Once that was out of the way though, I found nothing to dislike about the Mesmerize. It outperformed my HTC in every possible way. Yeah, I know it's not fair to compare these two phones, since the HTC was two years old, but this is how end users tend to evaluate their new phones. "Is it better than the old one?" Yeah. It's faster, brighter, lighter and almost never needs to be reset. The old Windows phone needed a reset almost weekly.

I think that Swype typing is really cool. At first it's a bit slower than typing, but once you get used to the change, it's really fast. I also like having voice-navigated GPS (about the only time I actually turn on the GPS feature), and the wide variety of free apps available for Android users.

My one concern going in was that I would have difficulty connecting to my exchange server at work. It took about five minutes to figure things out, but once I did so, the phone connected right up.

After a couple of months with this phone, there are only a couple of things I don't like... the late-night texts and emails... but that's because I chose to own a smart phone, not because of any weakness in the actual device. The Samsung Mesmerize is a great device that I'd highly recommend.

Saturday, June 11, 2011

Evaluating the Vega V-Tune Motorcycle Helmet

After owning nothing but entry-level helmets for the last five years, I figured that it was time to upgrade a bit. For as long as I've ridden, I've worn no-frills helmets. My position was that a helmet's job is to protect my head in the event of a crash, so why spend all the extra money?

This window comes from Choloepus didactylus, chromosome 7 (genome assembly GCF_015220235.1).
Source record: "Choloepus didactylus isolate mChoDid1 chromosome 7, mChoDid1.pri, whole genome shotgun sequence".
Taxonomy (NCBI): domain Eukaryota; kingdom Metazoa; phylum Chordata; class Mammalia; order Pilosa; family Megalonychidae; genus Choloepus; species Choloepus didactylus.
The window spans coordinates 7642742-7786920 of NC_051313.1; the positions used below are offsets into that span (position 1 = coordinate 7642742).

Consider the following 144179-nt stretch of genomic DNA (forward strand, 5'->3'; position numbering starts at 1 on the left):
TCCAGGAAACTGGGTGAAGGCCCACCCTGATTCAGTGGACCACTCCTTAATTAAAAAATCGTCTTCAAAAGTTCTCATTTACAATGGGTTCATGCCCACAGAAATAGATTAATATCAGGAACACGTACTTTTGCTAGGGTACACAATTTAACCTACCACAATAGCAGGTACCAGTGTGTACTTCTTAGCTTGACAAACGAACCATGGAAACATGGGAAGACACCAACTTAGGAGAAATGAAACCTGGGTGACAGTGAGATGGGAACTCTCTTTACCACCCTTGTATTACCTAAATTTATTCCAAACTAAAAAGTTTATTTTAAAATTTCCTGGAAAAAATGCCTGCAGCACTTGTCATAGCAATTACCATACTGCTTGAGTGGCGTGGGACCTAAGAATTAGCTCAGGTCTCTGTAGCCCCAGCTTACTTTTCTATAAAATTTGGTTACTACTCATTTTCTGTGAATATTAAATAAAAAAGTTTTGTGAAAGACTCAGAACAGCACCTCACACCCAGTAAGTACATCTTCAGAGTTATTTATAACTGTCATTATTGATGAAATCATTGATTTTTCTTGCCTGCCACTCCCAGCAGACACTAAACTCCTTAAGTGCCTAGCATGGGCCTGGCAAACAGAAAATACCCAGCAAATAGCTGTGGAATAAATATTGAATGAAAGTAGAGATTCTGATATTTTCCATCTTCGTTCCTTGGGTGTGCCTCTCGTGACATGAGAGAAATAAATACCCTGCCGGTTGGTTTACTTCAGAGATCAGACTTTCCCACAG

As time went by though, I understood that it would be nice to be able to talk with my passenger. I bought a chatterbox CB50 system. Again, the job was communication, and maybe listening to music, so why spend all the extra money. The CB50 did its job, but after riding for an hour or so, the speakers began to press on my ears uncomfortably. The helmet was not designed for the speakers. With this in mind, I figured I'd bite the bullet and buy a new helmet. After looking at available features, I decided on the Vega V-Tune.

Getting a helmet over the internet was a huge leap of faith, because every helmet fits a little bit different. The Bell helmet I've worn for several years was snug. The V-Tune fits noticeably looser than the same-sized Bell. The thing is, this ever-so-slight increase in room makes a tremendous difference in comfort without being unsafe. Additionally, the V-Tune is far lighter than the Bell.

Bluetooth is a nice feature that I don't use nearly as much as I expected I would. I've coupled the bluetooth with my smart phone, giving me the capability to send and receive phone calls, and to listen to music. Both features work adequately in town, but I wouldn't recommend a phone conversation at speeds over 35 to 40, and listening to music isn't worthwhile past 55 to 60.

One feature I absolutely love is the built-in flip-down sun visor. It makes riding into the sun a non-issue.

One thing I don't like is that the visor is kind of noisy at high speeds. The visor vibrates against the base of the helmet unless your head is even slightly tilted down.

Overall, I am satisfied with my purchase. The Vega V-tune is far more comfortable than my old helmet, and the bluetooth feature functions about as well as I had expected. I'd probably buy it again.

March 29, 2014 Edit:
I have purchased a new helmet that I like better.  Click here for the review on my new helmet, the LS2 FF386 Modular helmet.